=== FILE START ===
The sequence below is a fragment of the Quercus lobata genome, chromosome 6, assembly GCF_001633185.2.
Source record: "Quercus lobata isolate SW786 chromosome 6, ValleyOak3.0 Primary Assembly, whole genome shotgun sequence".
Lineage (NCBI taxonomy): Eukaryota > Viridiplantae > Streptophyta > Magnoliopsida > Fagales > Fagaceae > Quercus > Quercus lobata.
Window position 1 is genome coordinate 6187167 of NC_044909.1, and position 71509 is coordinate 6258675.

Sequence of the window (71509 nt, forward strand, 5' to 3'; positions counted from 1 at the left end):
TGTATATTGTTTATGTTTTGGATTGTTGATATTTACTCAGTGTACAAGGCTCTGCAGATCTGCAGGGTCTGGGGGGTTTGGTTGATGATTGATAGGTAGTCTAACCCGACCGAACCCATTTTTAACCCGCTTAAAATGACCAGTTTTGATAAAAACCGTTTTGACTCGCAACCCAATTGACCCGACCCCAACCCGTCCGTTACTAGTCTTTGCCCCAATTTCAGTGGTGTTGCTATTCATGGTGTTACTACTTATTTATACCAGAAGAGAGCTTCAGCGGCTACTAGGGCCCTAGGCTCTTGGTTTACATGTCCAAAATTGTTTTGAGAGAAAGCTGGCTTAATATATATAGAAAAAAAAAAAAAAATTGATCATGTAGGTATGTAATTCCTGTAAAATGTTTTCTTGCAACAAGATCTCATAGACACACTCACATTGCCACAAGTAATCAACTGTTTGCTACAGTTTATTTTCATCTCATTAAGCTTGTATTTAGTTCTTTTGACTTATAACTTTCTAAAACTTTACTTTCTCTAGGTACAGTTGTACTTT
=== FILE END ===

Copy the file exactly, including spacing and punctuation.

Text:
The sequence below is a fragment of the Quercus lobata genome, chromosome 6, assembly GCF_001633185.2.
Source record: "Quercus lobata isolate SW786 chromosome 6, ValleyOak3.0 Primary Assembly, whole genome shotgun sequence".
Lineage (NCBI taxonomy): Eukaryota > Viridiplantae > Streptophyta > Magnoliopsida > Fagales > Fagaceae > Quercus > Quercus lobata.
Window position 1 is genome coordinate 6187167 of NC_044909.1, and position 71509 is coordinate 6258675.

Sequence of the window (71509 nt, forward strand, 5' to 3'; positions counted from 1 at the left end):
TGTATATTGTTTATGTTTTGGATTGTTGATATTTACTCAGTGTACAAGGCTCTGCAGATCTGCAGGGTCTGGGGGGTTTGGTTGATGATTGATAGGTAGTCTAACCCGACCGAACCCATTTTTAACCCGCTTAAAATGACCAGTTTTGATAAAAACCGTTTTGACTCGCAACCCAATTGACCCGACCCCAACCCGTCCGTTACTAGTCTTTGCCCCAATTTCAGTGGTGTTGCTATTCATGGTGTTACTACTTATTTATACCAGAAGAGAGCTTCAGCGGCTACTAGGGCCCTAGGCTCTTGGTTTACATGTCCAAAATTGTTTTGAGAGAAAGCTGGCTTAATATATATAGAAAAAAAAAAAAAAATTGATCATGTAGGTATGTAATTCCTGTAAAATGTTTTCTTGCAACAAGATCTCATAGACACACTCACATTGCCACAAGTAATCAACTGTTTGCTACAGTTTATTTTCATCTCATTAAGCTTGTATTTAGTTCTTTTGACTTATAACTTTCTAAAACTTTACTTTCTCTAGGTACAGTTGTACTTT